An essential FREE tool for all parents - the British Red Cross Baby and Child First Aid app #rappedup

As a mother of 7 I am very used to people asking me parenting questions although since each child is different I am still learning new strategies even with my youngest child.

Often I am asked school-related questions simply because I have trudged up the path of our local primary school for more years than most (17 years so far, 5 more to go) whilst at other times I am asked parenting or medical questions presumably since I have seen most rashes and experienced a good range of first aid emergencies over the years.

I have described before how having 7 children seems to entitle me to a season ticket to the Accident and Emergency department and if you want to know where the best hospital cafe is located or where to park I am definitely your woman.

I have used the non-emergency 111 number before now too including one memorable occasion when my son ate a red hot chilli pepper. Yes, this IS the same son who ate dishwasher powder, played with Yew tree berries like sweeties and sucked up blue toilet water through a flannel.

The chilli incident happened when he was about 8. I had been given a chilli plant by one of the parents at the school where I worked as a teaching assistant. I placed it carefully out of reach (or so I thought) but my little monkey climbed and picked the tiny chilli and took a bite.

Blood curdling screams filled the house and as he held his open mouth under a running cold water tap I rang 111 to ask advice. The lovely chap who answered was professional and calm right up until one question where he snorted with laughter before apologising then asking - "is the child floppy or unresponsive?"

Since we had been having to shout at each other over the screams we both knew this was a superfluous question but they have a script and must stick to it!

In case you are wondering, adding cold water was the WRONG thing to do -soap and olive oil was prescribed to stop the burning and protect the mucous membranes from drying out. After ten years of avoiding anything with chilli in my son has now dared to eat food containing the ingredient in more normal doses.

Handy as 111 is I wish I had the convenience of a First Aid app like one created by the British Red Cross - essential for every parent I believe, especially those heading off on holiday.

For some reason we often seem to end up having accidents on holiday including the time the child pictured above fell 4 inches off the bottom step of the stairs in our holiday cottage and broke his leg! That was Portsmouth's hospital added to our list of "hospitals we have visited."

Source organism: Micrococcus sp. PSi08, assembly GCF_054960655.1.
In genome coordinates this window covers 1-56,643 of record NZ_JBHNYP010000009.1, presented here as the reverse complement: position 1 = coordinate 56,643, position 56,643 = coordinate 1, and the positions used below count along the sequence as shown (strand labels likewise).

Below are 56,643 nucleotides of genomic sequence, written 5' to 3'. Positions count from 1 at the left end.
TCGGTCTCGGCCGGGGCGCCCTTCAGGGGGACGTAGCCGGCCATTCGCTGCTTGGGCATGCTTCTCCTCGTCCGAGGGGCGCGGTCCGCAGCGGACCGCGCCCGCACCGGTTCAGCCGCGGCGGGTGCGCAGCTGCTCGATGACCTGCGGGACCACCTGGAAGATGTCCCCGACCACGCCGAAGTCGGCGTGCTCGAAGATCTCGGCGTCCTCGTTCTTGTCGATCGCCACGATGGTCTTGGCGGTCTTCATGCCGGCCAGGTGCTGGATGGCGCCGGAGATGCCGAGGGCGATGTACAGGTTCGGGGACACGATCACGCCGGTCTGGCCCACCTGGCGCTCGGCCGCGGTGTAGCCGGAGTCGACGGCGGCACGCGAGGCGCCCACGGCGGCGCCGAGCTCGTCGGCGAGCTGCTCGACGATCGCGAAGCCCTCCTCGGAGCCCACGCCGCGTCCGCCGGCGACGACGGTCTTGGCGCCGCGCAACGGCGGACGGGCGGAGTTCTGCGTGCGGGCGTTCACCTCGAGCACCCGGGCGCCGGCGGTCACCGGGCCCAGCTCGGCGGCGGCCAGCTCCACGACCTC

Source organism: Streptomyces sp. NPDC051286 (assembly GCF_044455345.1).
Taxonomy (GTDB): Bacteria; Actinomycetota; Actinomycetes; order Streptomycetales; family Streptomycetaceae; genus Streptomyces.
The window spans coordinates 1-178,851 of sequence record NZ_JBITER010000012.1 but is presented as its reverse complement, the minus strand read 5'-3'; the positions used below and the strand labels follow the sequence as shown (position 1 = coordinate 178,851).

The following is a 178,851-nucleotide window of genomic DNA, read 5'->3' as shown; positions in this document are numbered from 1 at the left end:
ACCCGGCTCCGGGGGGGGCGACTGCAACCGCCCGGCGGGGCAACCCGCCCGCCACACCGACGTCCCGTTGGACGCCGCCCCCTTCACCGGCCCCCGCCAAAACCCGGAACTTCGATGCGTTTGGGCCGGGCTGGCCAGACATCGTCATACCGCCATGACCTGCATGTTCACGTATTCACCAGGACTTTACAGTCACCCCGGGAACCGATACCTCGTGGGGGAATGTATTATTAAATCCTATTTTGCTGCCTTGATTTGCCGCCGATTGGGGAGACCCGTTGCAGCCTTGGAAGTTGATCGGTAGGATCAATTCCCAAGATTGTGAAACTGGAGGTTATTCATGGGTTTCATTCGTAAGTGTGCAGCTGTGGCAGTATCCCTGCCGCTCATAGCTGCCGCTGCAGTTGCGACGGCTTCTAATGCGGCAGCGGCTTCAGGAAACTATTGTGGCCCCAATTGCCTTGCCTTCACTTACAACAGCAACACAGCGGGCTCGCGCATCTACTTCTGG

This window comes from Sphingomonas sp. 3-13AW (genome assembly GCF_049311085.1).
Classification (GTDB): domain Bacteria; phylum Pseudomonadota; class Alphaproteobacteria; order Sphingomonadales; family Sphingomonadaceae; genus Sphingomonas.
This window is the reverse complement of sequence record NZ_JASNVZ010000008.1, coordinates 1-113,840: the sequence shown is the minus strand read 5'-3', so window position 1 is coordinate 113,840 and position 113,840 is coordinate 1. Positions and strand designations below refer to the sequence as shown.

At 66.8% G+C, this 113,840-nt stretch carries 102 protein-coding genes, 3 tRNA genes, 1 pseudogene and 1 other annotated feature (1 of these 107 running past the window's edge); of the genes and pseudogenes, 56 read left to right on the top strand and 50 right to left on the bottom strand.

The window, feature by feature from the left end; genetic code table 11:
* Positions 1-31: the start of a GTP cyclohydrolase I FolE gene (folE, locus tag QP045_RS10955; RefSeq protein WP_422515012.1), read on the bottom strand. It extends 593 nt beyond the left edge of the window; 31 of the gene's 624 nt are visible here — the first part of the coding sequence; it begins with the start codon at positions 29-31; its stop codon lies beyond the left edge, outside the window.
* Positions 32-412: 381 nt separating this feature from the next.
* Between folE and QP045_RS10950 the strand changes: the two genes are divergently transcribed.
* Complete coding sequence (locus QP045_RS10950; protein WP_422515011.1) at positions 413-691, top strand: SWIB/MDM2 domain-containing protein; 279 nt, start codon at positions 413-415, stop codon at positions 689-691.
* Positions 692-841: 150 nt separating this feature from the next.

The British Red Cross Baby and Child First Aid app is being promoted with hilarious YouTube videos including this one, the first in the series, which features some very cute rapping kids and babies with some handy advice about potential poisoning accidents.

Isn't that a fabulously fun way to get the message across?

Packed with useful videos, easy to follow advice and a test section – it’s absolutely free and simple to download onto your iPhoneiPad or Android device.

The app features a handy device enabling parents to record their child’s medication needs along with the following features:


Simple, easy-to-understand advice and frequently asked questions on 17 first aid scenarios. Videos, step-by-step instructions and animations make it fun and easy to pick up.


Get expert tips on how to prepare for some of the most common emergency situations, from accidents in the garden to a fire at home. Sections include a list of tips and handy checklist.


Act fast when things go wrong. This instantly accessible, step-by-step section gives you the key information to know what to do in emergency first aid situations.


Find out how much you’ve learned in our test section, which provides a useful opportunity to check that you’ve picked up all the necessary skills. 


Find out more about the life-saving work of the British Red Cross – including volunteering opportunities, latest news and how to sign up for a first aid course. 

It's very comforting to know that I can refer immediately to the app to help make a decision about next steps after an incident. With poisoning for instance do you give water, or milk, or nothing? The app will help ensure you don't do the wrong thing before trained medics can help.
Well done British Red Cross - a fabulous FREE tool for parents and grandparents or anyone who cares for babies and children.
You can find out more and download the app HERE.

I am happy to support the British Red Cross #rappedup campaign and have received NO payment or incentive to publish this post. 

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